Friday 10 February – Saturday 4 March
Tuesday–Friday 11am–6pm, Saturday 11am–3pm
Opening, Friday 10 February, 6pm–8pm
In 2015, photographer Russ Flatt won the Wallace Arts Trust Vermont Residency. He spent his time in the US photographing men and women outdoors, nude, in beautiful landscapes that reminded him of New Zealand bush.
“I met the subjects via Craigslist”, Flatt writes. “I asked for models of any race, age, body type or gender, and the images were a response to a Utopian/Arcadian ideal. This is what we could have, and be, without the influence of modern culture and materialism. At the same time, the photographs felt like an extension of my 2014 Cruising series. What are the people in the images doing? Who or what are they waiting for? And might they be there for anonymous encounters?”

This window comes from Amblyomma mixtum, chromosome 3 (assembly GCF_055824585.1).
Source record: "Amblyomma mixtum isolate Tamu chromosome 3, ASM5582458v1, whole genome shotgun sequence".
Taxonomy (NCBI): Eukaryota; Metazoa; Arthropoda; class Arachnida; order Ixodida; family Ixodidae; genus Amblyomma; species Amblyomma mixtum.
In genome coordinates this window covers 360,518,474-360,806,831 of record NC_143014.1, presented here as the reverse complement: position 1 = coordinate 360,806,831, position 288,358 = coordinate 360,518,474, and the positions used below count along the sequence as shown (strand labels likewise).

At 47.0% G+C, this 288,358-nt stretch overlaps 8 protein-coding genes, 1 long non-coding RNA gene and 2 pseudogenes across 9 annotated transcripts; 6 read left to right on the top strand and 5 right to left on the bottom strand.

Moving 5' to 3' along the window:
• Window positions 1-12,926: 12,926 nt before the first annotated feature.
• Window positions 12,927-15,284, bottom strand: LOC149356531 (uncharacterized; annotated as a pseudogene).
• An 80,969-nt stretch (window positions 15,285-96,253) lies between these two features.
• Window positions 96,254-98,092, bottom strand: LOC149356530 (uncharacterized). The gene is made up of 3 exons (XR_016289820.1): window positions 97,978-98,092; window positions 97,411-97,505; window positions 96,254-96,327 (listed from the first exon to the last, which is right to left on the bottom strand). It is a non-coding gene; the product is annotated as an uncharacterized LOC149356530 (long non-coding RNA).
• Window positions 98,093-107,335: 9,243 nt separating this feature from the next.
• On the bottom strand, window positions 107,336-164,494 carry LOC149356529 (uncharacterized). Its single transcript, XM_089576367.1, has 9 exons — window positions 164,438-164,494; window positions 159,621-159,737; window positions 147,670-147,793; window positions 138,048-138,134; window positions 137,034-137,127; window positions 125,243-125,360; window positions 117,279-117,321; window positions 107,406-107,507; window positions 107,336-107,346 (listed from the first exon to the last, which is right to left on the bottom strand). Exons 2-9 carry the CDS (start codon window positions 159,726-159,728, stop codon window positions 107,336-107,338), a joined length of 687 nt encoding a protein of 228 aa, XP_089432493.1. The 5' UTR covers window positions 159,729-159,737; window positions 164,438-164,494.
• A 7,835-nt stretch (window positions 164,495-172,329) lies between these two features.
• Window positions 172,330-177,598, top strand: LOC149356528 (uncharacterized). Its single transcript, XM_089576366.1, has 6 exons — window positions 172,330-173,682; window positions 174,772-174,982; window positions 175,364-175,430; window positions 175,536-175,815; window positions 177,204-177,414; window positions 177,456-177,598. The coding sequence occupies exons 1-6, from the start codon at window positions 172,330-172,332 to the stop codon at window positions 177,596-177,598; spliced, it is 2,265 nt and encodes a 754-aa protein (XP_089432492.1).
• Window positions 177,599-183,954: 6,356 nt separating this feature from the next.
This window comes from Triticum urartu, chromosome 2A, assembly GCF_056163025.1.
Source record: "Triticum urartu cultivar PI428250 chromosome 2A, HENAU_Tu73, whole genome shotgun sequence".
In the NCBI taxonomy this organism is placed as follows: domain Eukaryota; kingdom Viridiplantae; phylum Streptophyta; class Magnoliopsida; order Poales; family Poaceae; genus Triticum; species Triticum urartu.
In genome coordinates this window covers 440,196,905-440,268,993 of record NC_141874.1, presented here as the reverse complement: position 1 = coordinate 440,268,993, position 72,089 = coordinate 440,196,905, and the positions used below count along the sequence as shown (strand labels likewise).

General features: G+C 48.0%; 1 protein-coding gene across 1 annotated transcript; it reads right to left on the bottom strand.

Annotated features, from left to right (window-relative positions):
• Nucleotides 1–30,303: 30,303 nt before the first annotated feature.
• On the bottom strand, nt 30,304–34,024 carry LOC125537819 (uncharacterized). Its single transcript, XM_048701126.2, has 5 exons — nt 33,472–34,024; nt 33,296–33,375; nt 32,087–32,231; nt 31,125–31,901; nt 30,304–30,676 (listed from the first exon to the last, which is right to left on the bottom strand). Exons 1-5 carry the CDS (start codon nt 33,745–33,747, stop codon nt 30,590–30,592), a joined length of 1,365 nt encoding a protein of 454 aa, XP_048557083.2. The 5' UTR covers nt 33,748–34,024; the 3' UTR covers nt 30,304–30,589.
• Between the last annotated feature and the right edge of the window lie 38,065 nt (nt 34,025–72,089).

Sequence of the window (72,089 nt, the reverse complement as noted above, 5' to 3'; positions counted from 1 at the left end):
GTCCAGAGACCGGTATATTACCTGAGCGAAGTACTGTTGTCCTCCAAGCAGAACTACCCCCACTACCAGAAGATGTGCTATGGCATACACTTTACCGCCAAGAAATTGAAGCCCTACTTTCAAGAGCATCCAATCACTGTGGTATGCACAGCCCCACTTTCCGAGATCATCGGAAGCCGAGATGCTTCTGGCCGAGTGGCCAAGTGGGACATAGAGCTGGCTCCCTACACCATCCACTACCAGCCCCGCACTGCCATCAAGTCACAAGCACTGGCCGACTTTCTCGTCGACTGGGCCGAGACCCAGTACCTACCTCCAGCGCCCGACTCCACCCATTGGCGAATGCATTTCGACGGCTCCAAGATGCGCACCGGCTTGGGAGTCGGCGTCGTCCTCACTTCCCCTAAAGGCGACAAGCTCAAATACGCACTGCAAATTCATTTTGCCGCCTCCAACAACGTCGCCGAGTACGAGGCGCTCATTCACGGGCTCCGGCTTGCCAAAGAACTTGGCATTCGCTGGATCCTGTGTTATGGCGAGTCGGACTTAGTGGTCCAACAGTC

Significantly, Vermont’s public nudity law states that while “public disrobing” is illegal, it is perfectly legal to be naked in public, “if you are naked when you leave your home”.
Also of significance, the Take Me To The River series of photographs were created during a period that coincided with the Orlando gay nightclub shootings and the US presidential campaign’s charged – and often homophobic – political rhetoric.
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